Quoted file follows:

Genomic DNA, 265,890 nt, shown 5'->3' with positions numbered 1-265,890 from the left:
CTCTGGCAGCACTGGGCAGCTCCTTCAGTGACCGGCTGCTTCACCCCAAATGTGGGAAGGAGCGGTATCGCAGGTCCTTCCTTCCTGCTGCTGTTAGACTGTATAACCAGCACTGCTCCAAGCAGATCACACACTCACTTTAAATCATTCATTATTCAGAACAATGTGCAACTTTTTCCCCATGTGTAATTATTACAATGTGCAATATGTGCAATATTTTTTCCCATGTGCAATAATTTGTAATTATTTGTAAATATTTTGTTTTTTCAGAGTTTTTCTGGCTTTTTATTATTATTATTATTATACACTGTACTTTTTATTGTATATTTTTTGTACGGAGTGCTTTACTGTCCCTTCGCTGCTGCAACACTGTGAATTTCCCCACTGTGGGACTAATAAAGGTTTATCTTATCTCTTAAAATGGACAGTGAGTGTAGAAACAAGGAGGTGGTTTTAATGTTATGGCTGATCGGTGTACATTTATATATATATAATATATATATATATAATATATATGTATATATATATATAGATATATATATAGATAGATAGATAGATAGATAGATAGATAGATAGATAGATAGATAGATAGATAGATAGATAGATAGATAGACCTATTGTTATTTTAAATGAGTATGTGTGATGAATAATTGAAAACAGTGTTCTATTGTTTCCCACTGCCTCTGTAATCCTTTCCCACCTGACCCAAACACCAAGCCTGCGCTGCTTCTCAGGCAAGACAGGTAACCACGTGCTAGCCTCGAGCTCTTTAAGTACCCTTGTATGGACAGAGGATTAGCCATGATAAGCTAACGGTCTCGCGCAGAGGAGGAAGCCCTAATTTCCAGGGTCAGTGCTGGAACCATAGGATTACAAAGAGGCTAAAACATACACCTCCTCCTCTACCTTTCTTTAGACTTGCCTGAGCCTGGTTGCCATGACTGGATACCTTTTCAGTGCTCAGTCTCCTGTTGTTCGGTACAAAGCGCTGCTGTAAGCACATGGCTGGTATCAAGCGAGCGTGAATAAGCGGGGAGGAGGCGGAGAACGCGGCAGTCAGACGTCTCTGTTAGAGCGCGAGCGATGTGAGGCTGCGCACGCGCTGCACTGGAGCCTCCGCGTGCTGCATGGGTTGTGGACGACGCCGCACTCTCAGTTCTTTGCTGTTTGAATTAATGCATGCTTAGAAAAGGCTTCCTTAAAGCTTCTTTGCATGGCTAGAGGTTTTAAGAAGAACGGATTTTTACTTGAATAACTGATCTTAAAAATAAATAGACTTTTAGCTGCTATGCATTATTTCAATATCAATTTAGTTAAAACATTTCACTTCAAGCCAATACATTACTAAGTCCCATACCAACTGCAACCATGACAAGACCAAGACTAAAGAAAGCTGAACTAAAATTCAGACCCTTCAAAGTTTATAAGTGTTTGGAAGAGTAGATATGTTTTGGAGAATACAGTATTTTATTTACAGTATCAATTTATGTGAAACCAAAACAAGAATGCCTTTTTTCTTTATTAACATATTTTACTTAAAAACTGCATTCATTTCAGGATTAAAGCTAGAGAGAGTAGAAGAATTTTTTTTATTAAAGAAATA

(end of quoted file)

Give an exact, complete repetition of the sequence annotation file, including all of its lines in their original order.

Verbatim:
Genomic DNA, 265,890 nt, shown 5'->3' with positions numbered 1-265,890 from the left:
CTCTGGCAGCACTGGGCAGCTCCTTCAGTGACCGGCTGCTTCACCCCAAATGTGGGAAGGAGCGGTATCGCAGGTCCTTCCTTCCTGCTGCTGTTAGACTGTATAACCAGCACTGCTCCAAGCAGATCACACACTCACTTTAAATCATTCATTATTCAGAACAATGTGCAACTTTTTCCCCATGTGTAATTATTACAATGTGCAATATGTGCAATATTTTTTCCCATGTGCAATAATTTGTAATTATTTGTAAATATTTTGTTTTTTCAGAGTTTTTCTGGCTTTTTATTATTATTATTATTATACACTGTACTTTTTATTGTATATTTTTTGTACGGAGTGCTTTACTGTCCCTTCGCTGCTGCAACACTGTGAATTTCCCCACTGTGGGACTAATAAAGGTTTATCTTATCTCTTAAAATGGACAGTGAGTGTAGAAACAAGGAGGTGGTTTTAATGTTATGGCTGATCGGTGTACATTTATATATATATAATATATATATATATAATATATATGTATATATATATATAGATATATATATAGATAGATAGATAGATAGATAGATAGATAGATAGATAGATAGATAGATAGATAGATAGATAGATAGATAGACCTATTGTTATTTTAAATGAGTATGTGTGATGAATAATTGAAAACAGTGTTCTATTGTTTCCCACTGCCTCTGTAATCCTTTCCCACCTGACCCAAACACCAAGCCTGCGCTGCTTCTCAGGCAAGACAGGTAACCACGTGCTAGCCTCGAGCTCTTTAAGTACCCTTGTATGGACAGAGGATTAGCCATGATAAGCTAACGGTCTCGCGCAGAGGAGGAAGCCCTAATTTCCAGGGTCAGTGCTGGAACCATAGGATTACAAAGAGGCTAAAACATACACCTCCTCCTCTACCTTTCTTTAGACTTGCCTGAGCCTGGTTGCCATGACTGGATACCTTTTCAGTGCTCAGTCTCCTGTTGTTCGGTACAAAGCGCTGCTGTAAGCACATGGCTGGTATCAAGCGAGCGTGAATAAGCGGGGAGGAGGCGGAGAACGCGGCAGTCAGACGTCTCTGTTAGAGCGCGAGCGATGTGAGGCTGCGCACGCGCTGCACTGGAGCCTCCGCGTGCTGCATGGGTTGTGGACGACGCCGCACTCTCAGTTCTTTGCTGTTTGAATTAATGCATGCTTAGAAAAGGCTTCCTTAAAGCTTCTTTGCATGGCTAGAGGTTTTAAGAAGAACGGATTTTTACTTGAATAACTGATCTTAAAAATAAATAGACTTTTAGCTGCTATGCATTATTTCAATATCAATTTAGTTAAAACATTTCACTTCAAGCCAATACATTACTAAGTCCCATACCAACTGCAACCATGACAAGACCAAGACTAAAGAAAGCTGAACTAAAATTCAGACCCTTCAAAGTTTATAAGTGTTTGGAAGAGTAGATATGTTTTGGAGAATACAGTATTTTATTTACAGTATCAATTTATGTGAAACCAAAACAAGAATGCCTTTTTTCTTTATTAACATATTTTACTTAAAAACTGCATTCATTTCAGGATTAAAGCTAGAGAGAGTAGAAGAATTTTTTTTATTAAAGAAATA